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Revista Española de Cirugía Oral y Maxilofacial

versão On-line ISSN 2173-9161versão impressa ISSN 1130-0558

Rev Esp Cirug Oral y Maxilofac vol.30 no.5 Madrid Set./Out. 2008




Fusion of mandibular third molar with supernumerary fourth molar

Fusión de un tercer molar mandibular con un cuarto molar supernumerario



C. López Carriches1, I. Leco Berrocal2, R. Baca Pérez-Bryan3

1 Profesora Asociada de Cirugía.
2 Profesora Colaboradora de Cirugía.
3 Profesor Titular de Cirugía.
Facultad de Odontología. Universidad. Complutense de Madrid. España





Dental fusion is the union of two tooth buds that normally are separated, while gemination is defined as an attempt by a single tooth bud to divide.
The fusion and gemination of molars is uncommon in permanent teeth.
We report a clinical case of a right lower third molar fused to a supernumerary fourth molar in a 36-year-old male patient with repeated episodes of inflammation. After the radiologic study, the semi-impacted third molar was extracted under local anesthesia.
The literature was reviewed.

Key words: Dental fusion; Dental germination; Double tooth; Third molar; Fouth molar.


La fusión dental es la unión de dos gérmenes dentales normalmente separados, mientras que la geminación se define como el intento de división de un único germen dental.
La fusión y geminación de molares es poco frecuente en la dentición permanente.
Describimos un caso clínico de un tercer molar inferior derecho fusionado a un cuarto molar supernumerario en un paciente varón de 36 años que ha presentado repetidos episodios de pericoronaritis. Tras el estudio radiológico se realiza la exodoncia del cordal semiincluido bajo anestesia local.
Llevamos a cabo una revisión bibliográfica al respecto.

Palabras clave: Fusión dental; Geminación dental; Doble diente; Tercer molar; Cuarto molar.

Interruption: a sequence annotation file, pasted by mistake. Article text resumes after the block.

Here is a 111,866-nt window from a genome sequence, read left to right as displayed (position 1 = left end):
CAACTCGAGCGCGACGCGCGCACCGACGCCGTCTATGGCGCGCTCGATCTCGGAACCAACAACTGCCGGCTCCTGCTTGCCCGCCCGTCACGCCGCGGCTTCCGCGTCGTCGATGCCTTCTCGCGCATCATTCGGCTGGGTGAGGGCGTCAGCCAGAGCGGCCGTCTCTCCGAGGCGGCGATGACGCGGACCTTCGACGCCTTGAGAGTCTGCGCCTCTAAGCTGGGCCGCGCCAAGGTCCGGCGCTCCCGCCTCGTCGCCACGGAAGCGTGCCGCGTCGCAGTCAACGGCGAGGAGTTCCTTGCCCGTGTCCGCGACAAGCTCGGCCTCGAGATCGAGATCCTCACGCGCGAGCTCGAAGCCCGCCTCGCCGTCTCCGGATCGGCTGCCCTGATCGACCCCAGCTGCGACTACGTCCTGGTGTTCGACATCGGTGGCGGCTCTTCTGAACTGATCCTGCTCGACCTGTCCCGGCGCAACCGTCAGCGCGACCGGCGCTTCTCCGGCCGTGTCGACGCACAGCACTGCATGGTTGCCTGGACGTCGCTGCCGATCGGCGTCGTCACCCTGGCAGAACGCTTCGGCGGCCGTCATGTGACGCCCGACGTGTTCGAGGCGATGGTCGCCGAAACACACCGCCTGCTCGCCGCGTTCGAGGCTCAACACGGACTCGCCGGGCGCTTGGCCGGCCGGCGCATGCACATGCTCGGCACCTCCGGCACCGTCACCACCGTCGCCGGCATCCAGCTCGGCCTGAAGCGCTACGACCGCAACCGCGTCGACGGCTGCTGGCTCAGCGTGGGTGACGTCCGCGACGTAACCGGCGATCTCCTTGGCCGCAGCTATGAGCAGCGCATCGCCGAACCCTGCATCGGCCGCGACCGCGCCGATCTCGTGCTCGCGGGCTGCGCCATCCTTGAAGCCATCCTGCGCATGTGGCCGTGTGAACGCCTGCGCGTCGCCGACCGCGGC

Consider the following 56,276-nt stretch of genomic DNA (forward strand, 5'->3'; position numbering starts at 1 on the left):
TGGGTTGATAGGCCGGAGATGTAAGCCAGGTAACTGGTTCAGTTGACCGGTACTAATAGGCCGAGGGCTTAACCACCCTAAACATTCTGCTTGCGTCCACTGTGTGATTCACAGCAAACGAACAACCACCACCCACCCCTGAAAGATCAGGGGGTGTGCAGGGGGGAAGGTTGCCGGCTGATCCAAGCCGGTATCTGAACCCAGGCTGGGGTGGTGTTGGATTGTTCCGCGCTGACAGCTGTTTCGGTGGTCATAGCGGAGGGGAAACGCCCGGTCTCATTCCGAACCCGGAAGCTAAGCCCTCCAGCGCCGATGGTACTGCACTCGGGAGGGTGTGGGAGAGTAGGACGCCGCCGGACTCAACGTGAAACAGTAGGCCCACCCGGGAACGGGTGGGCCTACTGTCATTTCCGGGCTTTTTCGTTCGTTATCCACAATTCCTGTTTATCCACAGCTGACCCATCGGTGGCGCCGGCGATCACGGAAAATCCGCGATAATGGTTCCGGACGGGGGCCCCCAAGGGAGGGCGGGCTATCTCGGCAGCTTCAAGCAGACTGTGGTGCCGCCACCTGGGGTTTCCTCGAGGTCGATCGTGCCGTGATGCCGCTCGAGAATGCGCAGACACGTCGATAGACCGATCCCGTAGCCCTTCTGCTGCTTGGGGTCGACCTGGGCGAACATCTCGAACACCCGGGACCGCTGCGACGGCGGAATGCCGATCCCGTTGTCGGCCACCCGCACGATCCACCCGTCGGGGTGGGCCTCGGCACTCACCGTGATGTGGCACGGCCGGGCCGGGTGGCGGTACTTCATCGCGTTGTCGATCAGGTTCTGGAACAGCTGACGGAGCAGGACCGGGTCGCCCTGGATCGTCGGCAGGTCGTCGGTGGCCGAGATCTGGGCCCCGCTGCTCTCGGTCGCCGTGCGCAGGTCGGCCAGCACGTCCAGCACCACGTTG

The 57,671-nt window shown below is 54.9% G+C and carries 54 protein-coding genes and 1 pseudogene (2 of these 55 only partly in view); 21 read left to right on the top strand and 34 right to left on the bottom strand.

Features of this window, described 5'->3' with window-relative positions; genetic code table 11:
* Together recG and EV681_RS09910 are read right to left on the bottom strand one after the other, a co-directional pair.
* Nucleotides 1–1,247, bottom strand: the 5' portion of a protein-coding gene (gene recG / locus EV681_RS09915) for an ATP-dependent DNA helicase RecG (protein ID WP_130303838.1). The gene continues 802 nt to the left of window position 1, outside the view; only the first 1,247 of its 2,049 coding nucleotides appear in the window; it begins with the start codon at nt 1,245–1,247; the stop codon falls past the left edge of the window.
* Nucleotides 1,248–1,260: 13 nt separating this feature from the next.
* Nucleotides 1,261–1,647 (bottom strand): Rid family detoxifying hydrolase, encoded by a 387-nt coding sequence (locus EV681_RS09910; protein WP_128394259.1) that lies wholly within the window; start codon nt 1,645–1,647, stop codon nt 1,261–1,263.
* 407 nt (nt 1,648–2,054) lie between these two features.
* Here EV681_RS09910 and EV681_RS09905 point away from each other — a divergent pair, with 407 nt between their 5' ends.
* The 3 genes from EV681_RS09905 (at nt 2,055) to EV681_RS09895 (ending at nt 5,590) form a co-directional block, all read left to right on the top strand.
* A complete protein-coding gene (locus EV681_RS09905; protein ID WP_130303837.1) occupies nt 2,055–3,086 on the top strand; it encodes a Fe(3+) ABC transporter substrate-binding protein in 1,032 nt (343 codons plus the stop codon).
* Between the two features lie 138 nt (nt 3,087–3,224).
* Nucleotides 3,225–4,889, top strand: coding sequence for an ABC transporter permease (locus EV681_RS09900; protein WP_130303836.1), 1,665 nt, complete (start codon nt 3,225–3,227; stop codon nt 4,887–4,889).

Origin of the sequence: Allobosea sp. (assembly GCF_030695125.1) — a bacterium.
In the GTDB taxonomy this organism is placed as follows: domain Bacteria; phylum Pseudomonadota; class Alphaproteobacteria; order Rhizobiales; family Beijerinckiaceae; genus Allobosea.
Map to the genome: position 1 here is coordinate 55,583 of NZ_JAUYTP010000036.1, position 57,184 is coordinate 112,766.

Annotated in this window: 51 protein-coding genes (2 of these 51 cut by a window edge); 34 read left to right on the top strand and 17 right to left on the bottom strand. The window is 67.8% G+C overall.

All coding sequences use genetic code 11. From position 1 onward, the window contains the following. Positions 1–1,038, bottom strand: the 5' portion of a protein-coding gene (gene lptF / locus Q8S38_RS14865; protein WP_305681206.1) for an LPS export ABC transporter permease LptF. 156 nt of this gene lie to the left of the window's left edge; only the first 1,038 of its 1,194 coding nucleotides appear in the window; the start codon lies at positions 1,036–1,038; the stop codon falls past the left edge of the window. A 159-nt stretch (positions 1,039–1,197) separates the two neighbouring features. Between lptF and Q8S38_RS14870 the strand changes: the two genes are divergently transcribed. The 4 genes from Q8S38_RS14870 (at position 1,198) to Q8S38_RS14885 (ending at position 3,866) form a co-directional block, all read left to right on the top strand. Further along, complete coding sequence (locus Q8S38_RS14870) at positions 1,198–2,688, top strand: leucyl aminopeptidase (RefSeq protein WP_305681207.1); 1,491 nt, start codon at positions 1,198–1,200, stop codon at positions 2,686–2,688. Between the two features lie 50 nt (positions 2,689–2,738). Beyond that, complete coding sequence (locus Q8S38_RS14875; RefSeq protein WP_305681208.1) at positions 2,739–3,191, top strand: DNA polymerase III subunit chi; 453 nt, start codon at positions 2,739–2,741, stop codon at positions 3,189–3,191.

Anomalies of the union of teeth have received many names: fusion, gemination, double teeth, concrescence, twinning, and others.1

The definition is based on how the teeth that join together eventually develop. Consequently, fusion is defined as the union of two normally separated tooth germs, whereas gemination is the tentative division of a single dental germ. The differential diagnosis between fusion and gemination is difficult when the union involves a normal tooth and a supernumerary tooth. In the case of fusion, the number of teeth in the arcade diminishes, since two germs of two different teeth join during development. In contrast, gemination results in an apparent increase in the number of teeth. However, when the other tooth in the union is a supernumerary tooth, the number of teeth does not decrease despite the existence of fusion.2,3 In order to avoid terminology controversies, many authors call these anomalies generically "double tooth".4

The fusion and gemination of molars are infrequent in permanent teeth. The prevalence ranges from 0.08% to 0.5%.4-8 The central maxillary incisors are the teeth most frequently involved in fusion or gemination (3.55%), followed by the mandibular third molars (0.91%).4

The etiology of dental fusion is not known. It has been suggested that the pressure of adjacent dental follicles produces their contact and fusion before calcification; heredity and racial differences may predispose to fusion.4,9 Fusion is observed more frequently in the Japanese and in deciduous teeth.1 There is no difference between men and women in incidence.4


Clinical case

We report a clinical case of a third molar fused to a supernumerary fourth molar in a 36-year-old man. He was seen in the Department of Buccofacial Medicine and Surgery for episodes of pain, inflammation, and repeated trismus caused by a partially erupted lower right third molar. In the examination, a third molar of large dimensions was observed in a partially erupted mesioangular position. This third molar was responsible for episodes of pericoronaritis. In orthopantomography, the third molar was joined to a supernumerary tooth by the crown and root (Fig. 1). The patient had another supernumerary molar in the right upper jaw (Fig. 2).